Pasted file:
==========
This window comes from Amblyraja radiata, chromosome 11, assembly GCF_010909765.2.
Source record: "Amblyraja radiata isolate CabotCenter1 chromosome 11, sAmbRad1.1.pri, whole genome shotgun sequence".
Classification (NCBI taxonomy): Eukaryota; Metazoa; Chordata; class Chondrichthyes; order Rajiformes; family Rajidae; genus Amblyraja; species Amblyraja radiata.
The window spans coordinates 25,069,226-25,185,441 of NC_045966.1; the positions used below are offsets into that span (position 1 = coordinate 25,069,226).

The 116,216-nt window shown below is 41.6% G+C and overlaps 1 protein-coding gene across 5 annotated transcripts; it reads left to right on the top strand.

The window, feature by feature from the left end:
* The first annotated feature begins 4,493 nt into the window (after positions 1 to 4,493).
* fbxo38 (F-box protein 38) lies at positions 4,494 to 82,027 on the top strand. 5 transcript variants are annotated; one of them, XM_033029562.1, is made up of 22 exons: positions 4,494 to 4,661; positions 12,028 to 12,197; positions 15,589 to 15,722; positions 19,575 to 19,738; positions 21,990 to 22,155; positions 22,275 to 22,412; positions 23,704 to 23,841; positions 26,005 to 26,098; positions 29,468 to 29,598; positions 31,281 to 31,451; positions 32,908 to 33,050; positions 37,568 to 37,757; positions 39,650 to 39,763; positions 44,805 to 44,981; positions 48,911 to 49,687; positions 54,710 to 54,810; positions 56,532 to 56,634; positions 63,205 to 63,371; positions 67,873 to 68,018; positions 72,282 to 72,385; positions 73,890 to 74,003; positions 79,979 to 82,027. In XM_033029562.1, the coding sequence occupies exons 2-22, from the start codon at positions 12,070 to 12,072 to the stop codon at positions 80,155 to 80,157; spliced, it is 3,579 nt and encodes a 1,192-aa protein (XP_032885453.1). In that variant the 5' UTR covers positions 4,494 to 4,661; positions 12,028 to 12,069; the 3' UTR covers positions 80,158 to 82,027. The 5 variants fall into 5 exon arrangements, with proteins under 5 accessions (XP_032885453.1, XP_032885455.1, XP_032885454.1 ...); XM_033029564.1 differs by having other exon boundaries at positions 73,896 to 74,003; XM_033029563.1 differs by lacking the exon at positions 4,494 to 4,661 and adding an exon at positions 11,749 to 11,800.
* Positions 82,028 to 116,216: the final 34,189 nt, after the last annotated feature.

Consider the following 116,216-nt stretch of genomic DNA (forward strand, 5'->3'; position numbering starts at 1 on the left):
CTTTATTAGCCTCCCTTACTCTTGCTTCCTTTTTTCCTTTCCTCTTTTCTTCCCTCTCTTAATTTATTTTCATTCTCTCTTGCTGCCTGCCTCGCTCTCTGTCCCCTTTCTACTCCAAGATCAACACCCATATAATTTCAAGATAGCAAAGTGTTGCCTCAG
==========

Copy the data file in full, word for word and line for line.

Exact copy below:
This window comes from Amblyraja radiata, chromosome 11, assembly GCF_010909765.2.
Source record: "Amblyraja radiata isolate CabotCenter1 chromosome 11, sAmbRad1.1.pri, whole genome shotgun sequence".
Classification (NCBI taxonomy): Eukaryota; Metazoa; Chordata; class Chondrichthyes; order Rajiformes; family Rajidae; genus Amblyraja; species Amblyraja radiata.
The window spans coordinates 25,069,226-25,185,441 of NC_045966.1; the positions used below are offsets into that span (position 1 = coordinate 25,069,226).

The 116,216-nt window shown below is 41.6% G+C and overlaps 1 protein-coding gene across 5 annotated transcripts; it reads left to right on the top strand.

The window, feature by feature from the left end:
* The first annotated feature begins 4,493 nt into the window (after positions 1 to 4,493).
* fbxo38 (F-box protein 38) lies at positions 4,494 to 82,027 on the top strand. 5 transcript variants are annotated; one of them, XM_033029562.1, is made up of 22 exons: positions 4,494 to 4,661; positions 12,028 to 12,197; positions 15,589 to 15,722; positions 19,575 to 19,738; positions 21,990 to 22,155; positions 22,275 to 22,412; positions 23,704 to 23,841; positions 26,005 to 26,098; positions 29,468 to 29,598; positions 31,281 to 31,451; positions 32,908 to 33,050; positions 37,568 to 37,757; positions 39,650 to 39,763; positions 44,805 to 44,981; positions 48,911 to 49,687; positions 54,710 to 54,810; positions 56,532 to 56,634; positions 63,205 to 63,371; positions 67,873 to 68,018; positions 72,282 to 72,385; positions 73,890 to 74,003; positions 79,979 to 82,027. In XM_033029562.1, the coding sequence occupies exons 2-22, from the start codon at positions 12,070 to 12,072 to the stop codon at positions 80,155 to 80,157; spliced, it is 3,579 nt and encodes a 1,192-aa protein (XP_032885453.1). In that variant the 5' UTR covers positions 4,494 to 4,661; positions 12,028 to 12,069; the 3' UTR covers positions 80,158 to 82,027. The 5 variants fall into 5 exon arrangements, with proteins under 5 accessions (XP_032885453.1, XP_032885455.1, XP_032885454.1 ...); XM_033029564.1 differs by having other exon boundaries at positions 73,896 to 74,003; XM_033029563.1 differs by lacking the exon at positions 4,494 to 4,661 and adding an exon at positions 11,749 to 11,800.
* Positions 82,028 to 116,216: the final 34,189 nt, after the last annotated feature.

Consider the following 116,216-nt stretch of genomic DNA (forward strand, 5'->3'; position numbering starts at 1 on the left):
CTTTATTAGCCTCCCTTACTCTTGCTTCCTTTTTTCCTTTCCTCTTTTCTTCCCTCTCTTAATTTATTTTCATTCTCTCTTGCTGCCTGCCTCGCTCTCTGTCCCCTTTCTACTCCAAGATCAACACCCATATAATTTCAAGATAGCAAAGTGTTGCCTCAG